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Friday, December 3, 2021

Vehicle ‘black box’ could affect car insurance rates in Qatar

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In an effort to combat the increasing number of accidents in Doha, Qatar Insurance Company (QIC) and the Qatar Mobility Innovations Center (QMIC) have teamed up to create an entirely new model of car insurance in Qatar.

The plan would involve giving drivers discounts and incentives based on their road habits.

Currently, car insurance premiums are based on factors like car model, age and mileage. But the new model would entail gauging a motorist’s speeding patterns, distance driven and other habits.

Speaking at a press conference today, the CEO of QMIC, Dr. Adnan Abu-Dayya, described the new insurance model as “timely and necessary,” saying:

“Through it, we aim to contribute to improving road safety in Qatar, to deliver innovative solutions and insurance to the public, and to use the technology created by QMIC to do so.”

‘Black box’

No timeline has been set for the new project, which would use QMIC’s Masarak Intelligent Telematics System, a kind of “black box” that will be fitted inside each car to monitor select key driving habits such as acceleration, deceleration, speeding and the distance driven.

Data collected would be used by QMIC to create a driver scorecard or index, which would allow motorists to be ranked based on their behavior on the road.

QIC would use the data to create insurance packages unique to each driver, including adding incentives such as discounts on insurance plans and increased services for good drivers.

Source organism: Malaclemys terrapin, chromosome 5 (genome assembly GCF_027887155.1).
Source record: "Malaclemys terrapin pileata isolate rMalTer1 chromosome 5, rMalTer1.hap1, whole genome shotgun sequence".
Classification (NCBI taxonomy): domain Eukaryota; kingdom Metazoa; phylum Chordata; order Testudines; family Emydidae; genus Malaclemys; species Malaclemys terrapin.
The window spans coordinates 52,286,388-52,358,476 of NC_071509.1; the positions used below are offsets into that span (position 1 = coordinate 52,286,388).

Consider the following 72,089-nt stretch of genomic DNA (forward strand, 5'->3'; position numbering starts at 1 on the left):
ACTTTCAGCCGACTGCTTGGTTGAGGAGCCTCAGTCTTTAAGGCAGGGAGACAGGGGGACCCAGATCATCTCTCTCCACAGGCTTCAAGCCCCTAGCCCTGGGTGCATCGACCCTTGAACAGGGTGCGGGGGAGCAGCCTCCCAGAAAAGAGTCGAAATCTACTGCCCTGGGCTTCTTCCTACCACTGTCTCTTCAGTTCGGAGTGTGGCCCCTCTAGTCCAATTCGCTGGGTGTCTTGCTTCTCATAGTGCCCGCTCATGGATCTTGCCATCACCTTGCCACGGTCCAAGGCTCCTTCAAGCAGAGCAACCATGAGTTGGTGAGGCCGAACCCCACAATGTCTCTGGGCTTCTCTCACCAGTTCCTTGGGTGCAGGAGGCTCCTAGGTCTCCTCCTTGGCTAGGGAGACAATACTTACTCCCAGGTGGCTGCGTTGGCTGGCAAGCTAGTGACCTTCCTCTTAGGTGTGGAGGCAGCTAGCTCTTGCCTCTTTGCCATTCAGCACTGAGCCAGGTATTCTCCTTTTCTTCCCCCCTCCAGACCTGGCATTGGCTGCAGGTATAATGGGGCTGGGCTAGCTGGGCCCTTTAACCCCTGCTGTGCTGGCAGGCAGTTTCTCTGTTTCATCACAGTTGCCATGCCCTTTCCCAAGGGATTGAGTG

When asked whether people would be penalized with higher premiums for poor driving, officials did not clarify their position.

However, QMIC Chairman Abdullah Al Talib said:

“The future is security. We hope to use the data that we collect and co-operate with our stakeholders (i.e. drivers), to use this data to give them feedback about their driving, to incentivize better behavior on the road, and to improve road safety overall.”

Al Talib added that testing of the system will begin shortly and last a few months. Some 40 members of staff from both companies had signed up to be volunteers.

The pilot is expected to determine whether the black box would be a permanent installation in vehicles that provides constant feedback, or simply a short-term feature that covers a few months or weeks of drivers’ behavior.

The ultimate goal, according to Abu-Dayya, would be to use smartphones, which are present in 92 percent of all mainstream households locally, to provide constant feedback to QIC and QMIC about key driving habits.

Road safety woes

Qatar’s traffic problems have worsened over the years.

Accident statistics released as part of the government’s new monthly statistics bulletins over the past few months have demonstrated the extent of the problem.

For example, there were 436 road traffic accidents in April (down slightly from 443 in March) resulting in 24 deaths, and 48 casualties with major injuries. 355 people sustained minor injuries.

Additionally, the police also recorded 26,477 ‘simple accidents’ last month, the statistics show, although no detail about the definition for these incidents has been given.

Also in April, some 160,955 traffic violations were recorded, mainly for speeding, but also for not following road traffic signs and not renewing car registration or driver’s licenses.

That’s up significantly from the nearly 94,000 citations issued the previous month.

And according to a report released earlier this year by the Qatar Road Safety Studies Center (QRSSC), road accidents have cost Qatar more than $5 billion (QR17.6 billion) over the past six years.

Thoughts?

34 COMMENTS

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CeePeeEm
CeePeeEm
7 years ago

If the insurance companies are really serious in rewarding good drivers, the easiest thing is to implement a NO CLAIM BONUS for drivers who do not make any claims during the previous year. As far as I know, it has been a common practice in some countries for a long time.
These insurance companies don’t have to go so high tech to achieve this.

Ben
Ben
7 years ago